The Asia-Pacific Group (APG), a regional affiliate of the Financial Action Task Force (FATF), on Friday questioned Pakistan's seriousness to curb proscribed terror outfits and act against money laundering and terror financing.
A 10-member delegation, led by Finance Secretary Mohammad Younas Dagha, attended the two-day meeting of the APG in the southern Chinese city of Guangzhou, where it defended Pakistan's efforts against money laundering and terror financing, Dawn reported.
In the meeting, the Pakistani delegation briefed the APG group about the country's updated actions against currency smuggling, proscribed organisations, tightening of financial and corporate sector systems and operational effectiveness.
According to reports from China, some participants of the meeting, particularly those from India, raised very tough questions about Pakistan's seriousness to act against proscribed organisations and the effectiveness of internal controls.
On May 3, India urged the FATF to put Pakistan on a blacklist of countries that fail to meet international standards in stopping financial crime following the listing of Jaish-e Mohammad chief Masood Azhar as a global terrorist by the United Nations.
The APG will submit to the FATF its analysis of the compliance report submitted by Pakistan at the meeting, which concluded yesterday, and the progress made since the group's on-site inspection in Islamabad and Karachi in March, the report said.
The APG report will become the basis for the FATF to decide whether to exclude Pakistan from its greylist or not.
In the report, Pakistan cited arrests of key operatives of some proscribed outfits, putting more such groups and their affiliates in the list of banned outfits, blocking their accounts and financial flows, and taking control of their assets.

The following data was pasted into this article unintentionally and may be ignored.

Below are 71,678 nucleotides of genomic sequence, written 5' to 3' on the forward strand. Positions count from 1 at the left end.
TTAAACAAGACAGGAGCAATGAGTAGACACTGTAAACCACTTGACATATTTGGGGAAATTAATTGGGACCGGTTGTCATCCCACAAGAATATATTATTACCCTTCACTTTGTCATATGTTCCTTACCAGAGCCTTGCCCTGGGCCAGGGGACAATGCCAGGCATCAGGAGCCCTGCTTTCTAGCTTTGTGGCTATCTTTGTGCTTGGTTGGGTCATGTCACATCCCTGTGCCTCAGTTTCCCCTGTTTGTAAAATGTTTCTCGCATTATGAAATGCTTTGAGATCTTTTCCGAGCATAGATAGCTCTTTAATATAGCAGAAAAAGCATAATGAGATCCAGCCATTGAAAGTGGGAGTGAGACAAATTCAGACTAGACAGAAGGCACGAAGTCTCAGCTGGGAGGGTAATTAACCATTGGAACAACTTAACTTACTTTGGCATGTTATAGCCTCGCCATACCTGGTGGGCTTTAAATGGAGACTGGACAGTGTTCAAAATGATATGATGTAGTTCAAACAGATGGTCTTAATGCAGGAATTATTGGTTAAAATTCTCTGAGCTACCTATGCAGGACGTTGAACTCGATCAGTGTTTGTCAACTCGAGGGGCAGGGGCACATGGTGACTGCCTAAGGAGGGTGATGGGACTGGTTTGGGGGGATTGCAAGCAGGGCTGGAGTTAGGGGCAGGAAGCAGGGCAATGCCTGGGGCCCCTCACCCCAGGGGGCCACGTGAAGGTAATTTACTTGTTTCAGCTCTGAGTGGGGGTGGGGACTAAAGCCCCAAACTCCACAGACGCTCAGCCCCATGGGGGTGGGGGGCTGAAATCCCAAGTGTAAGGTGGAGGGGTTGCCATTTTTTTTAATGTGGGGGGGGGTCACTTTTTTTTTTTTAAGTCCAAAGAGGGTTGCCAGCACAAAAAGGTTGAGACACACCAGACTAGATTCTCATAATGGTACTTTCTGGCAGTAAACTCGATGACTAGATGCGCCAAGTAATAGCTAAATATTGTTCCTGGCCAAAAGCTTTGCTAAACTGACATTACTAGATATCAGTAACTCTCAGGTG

The Pakistani delegation also said that the country was very close to accomplishing the milestones under the FATF action plan well before the September deadline.
It also said the government recently revised its national risk assessment of the corporate sector, strengthened customs procedures on borders and inland movement of funds and assets.
In March, bowing down to international pressure, Pakistan launched a major crackdown on Jaish-e-Mohammad, Jamat-ud-Dawa, Falah-i-Insaniyat Foundation and other banned outfits and took control of their assets throughout the country.
Besides, internal control of the banking and non-banking financial institutions, insurance companies and stock exchanges has been strengthened to curb the possibility of money laundering and terror financing.
The APG had earlier flashed contradictory situations and poor coordination among stakeholders, including law enforcement agencies, in fighting money laundering and terror financing in Pakistan.
Last month, the APG delegation had expressed serious reservations over insufficient physical actions on ground against proscribed organisations to block the flow of funds and activities.
The APG meeting also comes after the cash-strapped country secured a six billion bailout package from the International Monetary Fund to meet its balance of payment and trade deficits.
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